AppearanceIt occurs in arborescent colonies forming thickets with diameters of up to 10 metres . Its branches vary from being short in shallower water to being less clumped in deeper water. Its axial corallites protrude from the branches and the radial corallites are tube-shaped. It is blue, brown or cream, and the ends of branches are pale. It looks similar to ''Acropora copiosa'' and ''Acropora teres''.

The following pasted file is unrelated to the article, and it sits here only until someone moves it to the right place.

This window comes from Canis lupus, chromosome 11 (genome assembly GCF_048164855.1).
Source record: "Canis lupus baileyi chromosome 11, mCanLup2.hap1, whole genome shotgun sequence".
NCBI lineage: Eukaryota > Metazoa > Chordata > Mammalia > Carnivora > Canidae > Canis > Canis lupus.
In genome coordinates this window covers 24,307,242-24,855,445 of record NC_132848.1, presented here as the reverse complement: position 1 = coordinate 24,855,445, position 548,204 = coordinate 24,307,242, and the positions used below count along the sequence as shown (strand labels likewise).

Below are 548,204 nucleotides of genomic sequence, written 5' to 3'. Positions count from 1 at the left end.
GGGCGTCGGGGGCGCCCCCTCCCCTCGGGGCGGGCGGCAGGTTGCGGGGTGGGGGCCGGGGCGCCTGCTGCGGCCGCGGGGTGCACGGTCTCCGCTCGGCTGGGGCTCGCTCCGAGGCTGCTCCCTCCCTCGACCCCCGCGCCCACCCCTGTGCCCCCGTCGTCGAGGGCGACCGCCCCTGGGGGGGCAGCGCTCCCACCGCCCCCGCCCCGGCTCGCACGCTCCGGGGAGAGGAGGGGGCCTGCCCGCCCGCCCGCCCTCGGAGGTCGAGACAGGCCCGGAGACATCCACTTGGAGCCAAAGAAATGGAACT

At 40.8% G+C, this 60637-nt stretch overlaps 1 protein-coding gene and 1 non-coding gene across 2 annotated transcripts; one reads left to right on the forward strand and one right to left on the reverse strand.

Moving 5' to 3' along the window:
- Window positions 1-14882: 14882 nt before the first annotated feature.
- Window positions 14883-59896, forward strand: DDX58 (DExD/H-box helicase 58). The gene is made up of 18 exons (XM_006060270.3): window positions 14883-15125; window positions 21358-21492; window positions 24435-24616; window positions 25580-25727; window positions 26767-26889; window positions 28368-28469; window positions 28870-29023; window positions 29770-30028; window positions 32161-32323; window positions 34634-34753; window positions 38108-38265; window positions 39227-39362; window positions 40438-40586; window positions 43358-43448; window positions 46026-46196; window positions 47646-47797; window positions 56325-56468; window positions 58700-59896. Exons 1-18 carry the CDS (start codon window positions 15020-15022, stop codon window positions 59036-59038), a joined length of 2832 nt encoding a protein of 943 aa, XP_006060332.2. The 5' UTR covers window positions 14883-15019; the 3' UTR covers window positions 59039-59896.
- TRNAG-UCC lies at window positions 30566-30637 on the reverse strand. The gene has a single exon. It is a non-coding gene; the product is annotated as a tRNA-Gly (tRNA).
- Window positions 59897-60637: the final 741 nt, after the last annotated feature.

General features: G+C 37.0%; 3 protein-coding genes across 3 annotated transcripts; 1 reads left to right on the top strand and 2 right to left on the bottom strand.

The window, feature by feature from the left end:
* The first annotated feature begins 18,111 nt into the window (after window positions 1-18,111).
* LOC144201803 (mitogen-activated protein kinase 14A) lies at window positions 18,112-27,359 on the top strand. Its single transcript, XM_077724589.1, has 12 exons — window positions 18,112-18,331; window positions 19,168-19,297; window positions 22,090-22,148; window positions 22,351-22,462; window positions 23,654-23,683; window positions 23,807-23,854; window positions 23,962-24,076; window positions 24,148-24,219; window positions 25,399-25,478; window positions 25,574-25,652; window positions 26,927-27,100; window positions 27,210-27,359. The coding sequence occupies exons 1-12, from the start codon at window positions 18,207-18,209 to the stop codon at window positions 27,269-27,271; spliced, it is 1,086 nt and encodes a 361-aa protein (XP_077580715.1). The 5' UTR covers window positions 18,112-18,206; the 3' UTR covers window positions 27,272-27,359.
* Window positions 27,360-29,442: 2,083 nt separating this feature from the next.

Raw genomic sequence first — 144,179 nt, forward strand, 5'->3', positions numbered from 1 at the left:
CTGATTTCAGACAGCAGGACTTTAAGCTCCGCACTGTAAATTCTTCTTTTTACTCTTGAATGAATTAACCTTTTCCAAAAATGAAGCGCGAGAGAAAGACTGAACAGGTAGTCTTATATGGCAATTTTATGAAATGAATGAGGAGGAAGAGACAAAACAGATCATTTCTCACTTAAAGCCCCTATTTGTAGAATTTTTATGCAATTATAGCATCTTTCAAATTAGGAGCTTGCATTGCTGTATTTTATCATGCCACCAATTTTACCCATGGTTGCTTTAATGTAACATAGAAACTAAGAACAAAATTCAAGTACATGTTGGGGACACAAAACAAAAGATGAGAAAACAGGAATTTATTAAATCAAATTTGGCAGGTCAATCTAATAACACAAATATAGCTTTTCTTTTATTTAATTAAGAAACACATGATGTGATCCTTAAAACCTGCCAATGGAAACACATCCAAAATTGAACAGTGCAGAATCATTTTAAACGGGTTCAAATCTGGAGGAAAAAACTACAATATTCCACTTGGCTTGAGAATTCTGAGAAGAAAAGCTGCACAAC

DistributionIt is classed as a near threatened species on the IUCN Red List and it is thought that its population is decreasing; the species is listed under Appendix II of CITES. Figures of its population are unknown, but is likely to be threatened by the global decline of coral reefs, the increase of temperature causing coral bleaching, climate change, human activity, the crown-of-thorns starfish and disease. It occurs in the Gulf of Aden, the Red Sea, the northwest and southwest Indian Ocean, the northern Indian Ocean, the Persian Gulf, Australia, the central Indo-Pacific, Japan, Southeast Asia, the East China Sea and the oceanic central and western Pacific Ocean. It occurs at depths of between 5 and 30 metres .
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